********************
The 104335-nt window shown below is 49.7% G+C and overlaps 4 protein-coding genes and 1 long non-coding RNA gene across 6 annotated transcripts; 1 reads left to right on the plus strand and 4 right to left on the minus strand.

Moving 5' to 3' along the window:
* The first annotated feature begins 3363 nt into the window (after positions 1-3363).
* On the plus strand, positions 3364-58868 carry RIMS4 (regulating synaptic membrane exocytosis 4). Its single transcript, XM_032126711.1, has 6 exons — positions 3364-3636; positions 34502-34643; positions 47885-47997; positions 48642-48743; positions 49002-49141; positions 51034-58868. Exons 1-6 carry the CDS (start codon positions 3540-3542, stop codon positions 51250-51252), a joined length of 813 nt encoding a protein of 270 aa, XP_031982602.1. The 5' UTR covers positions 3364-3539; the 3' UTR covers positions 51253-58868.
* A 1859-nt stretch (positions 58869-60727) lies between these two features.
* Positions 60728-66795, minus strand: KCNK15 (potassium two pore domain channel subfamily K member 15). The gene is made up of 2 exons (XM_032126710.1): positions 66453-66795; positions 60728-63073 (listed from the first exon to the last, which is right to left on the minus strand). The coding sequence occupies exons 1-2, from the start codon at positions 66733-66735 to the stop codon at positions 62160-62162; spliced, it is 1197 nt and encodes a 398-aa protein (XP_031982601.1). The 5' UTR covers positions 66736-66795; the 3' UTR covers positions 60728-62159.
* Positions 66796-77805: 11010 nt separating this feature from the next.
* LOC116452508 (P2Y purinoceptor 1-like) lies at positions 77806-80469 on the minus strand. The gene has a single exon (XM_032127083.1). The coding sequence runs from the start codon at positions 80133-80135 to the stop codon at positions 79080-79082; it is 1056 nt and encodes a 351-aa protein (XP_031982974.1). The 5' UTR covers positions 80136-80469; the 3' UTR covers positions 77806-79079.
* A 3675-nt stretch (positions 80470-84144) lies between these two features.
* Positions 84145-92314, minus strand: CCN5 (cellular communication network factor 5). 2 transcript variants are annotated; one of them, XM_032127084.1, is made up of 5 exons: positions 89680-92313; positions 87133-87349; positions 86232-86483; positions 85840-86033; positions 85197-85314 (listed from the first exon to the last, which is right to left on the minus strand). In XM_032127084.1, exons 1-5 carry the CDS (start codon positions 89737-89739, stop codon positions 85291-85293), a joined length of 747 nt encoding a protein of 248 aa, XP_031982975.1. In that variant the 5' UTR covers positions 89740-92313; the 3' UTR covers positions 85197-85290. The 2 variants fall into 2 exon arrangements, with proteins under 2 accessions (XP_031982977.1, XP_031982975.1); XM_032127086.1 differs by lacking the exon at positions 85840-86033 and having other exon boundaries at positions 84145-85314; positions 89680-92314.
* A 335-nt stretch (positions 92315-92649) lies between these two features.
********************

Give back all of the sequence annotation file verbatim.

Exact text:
The 104335-nt window shown below is 49.7% G+C and overlaps 4 protein-coding genes and 1 long non-coding RNA gene across 6 annotated transcripts; 1 reads left to right on the plus strand and 4 right to left on the minus strand.

Moving 5' to 3' along the window:
* The first annotated feature begins 3363 nt into the window (after positions 1-3363).
* On the plus strand, positions 3364-58868 carry RIMS4 (regulating synaptic membrane exocytosis 4). Its single transcript, XM_032126711.1, has 6 exons — positions 3364-3636; positions 34502-34643; positions 47885-47997; positions 48642-48743; positions 49002-49141; positions 51034-58868. Exons 1-6 carry the CDS (start codon positions 3540-3542, stop codon positions 51250-51252), a joined length of 813 nt encoding a protein of 270 aa, XP_031982602.1. The 5' UTR covers positions 3364-3539; the 3' UTR covers positions 51253-58868.
* A 1859-nt stretch (positions 58869-60727) lies between these two features.
* Positions 60728-66795, minus strand: KCNK15 (potassium two pore domain channel subfamily K member 15). The gene is made up of 2 exons (XM_032126710.1): positions 66453-66795; positions 60728-63073 (listed from the first exon to the last, which is right to left on the minus strand). The coding sequence occupies exons 1-2, from the start codon at positions 66733-66735 to the stop codon at positions 62160-62162; spliced, it is 1197 nt and encodes a 398-aa protein (XP_031982601.1). The 5' UTR covers positions 66736-66795; the 3' UTR covers positions 60728-62159.
* Positions 66796-77805: 11010 nt separating this feature from the next.
* LOC116452508 (P2Y purinoceptor 1-like) lies at positions 77806-80469 on the minus strand. The gene has a single exon (XM_032127083.1). The coding sequence runs from the start codon at positions 80133-80135 to the stop codon at positions 79080-79082; it is 1056 nt and encodes a 351-aa protein (XP_031982974.1). The 5' UTR covers positions 80136-80469; the 3' UTR covers positions 77806-79079.
* A 3675-nt stretch (positions 80470-84144) lies between these two features.
* Positions 84145-92314, minus strand: CCN5 (cellular communication network factor 5). 2 transcript variants are annotated; one of them, XM_032127084.1, is made up of 5 exons: positions 89680-92313; positions 87133-87349; positions 86232-86483; positions 85840-86033; positions 85197-85314 (listed from the first exon to the last, which is right to left on the minus strand). In XM_032127084.1, exons 1-5 carry the CDS (start codon positions 89737-89739, stop codon positions 85291-85293), a joined length of 747 nt encoding a protein of 248 aa, XP_031982975.1. In that variant the 5' UTR covers positions 89740-92313; the 3' UTR covers positions 85197-85290. The 2 variants fall into 2 exon arrangements, with proteins under 2 accessions (XP_031982977.1, XP_031982975.1); XM_032127086.1 differs by lacking the exon at positions 85840-86033 and having other exon boundaries at positions 84145-85314; positions 89680-92314.
* A 335-nt stretch (positions 92315-92649) lies between these two features.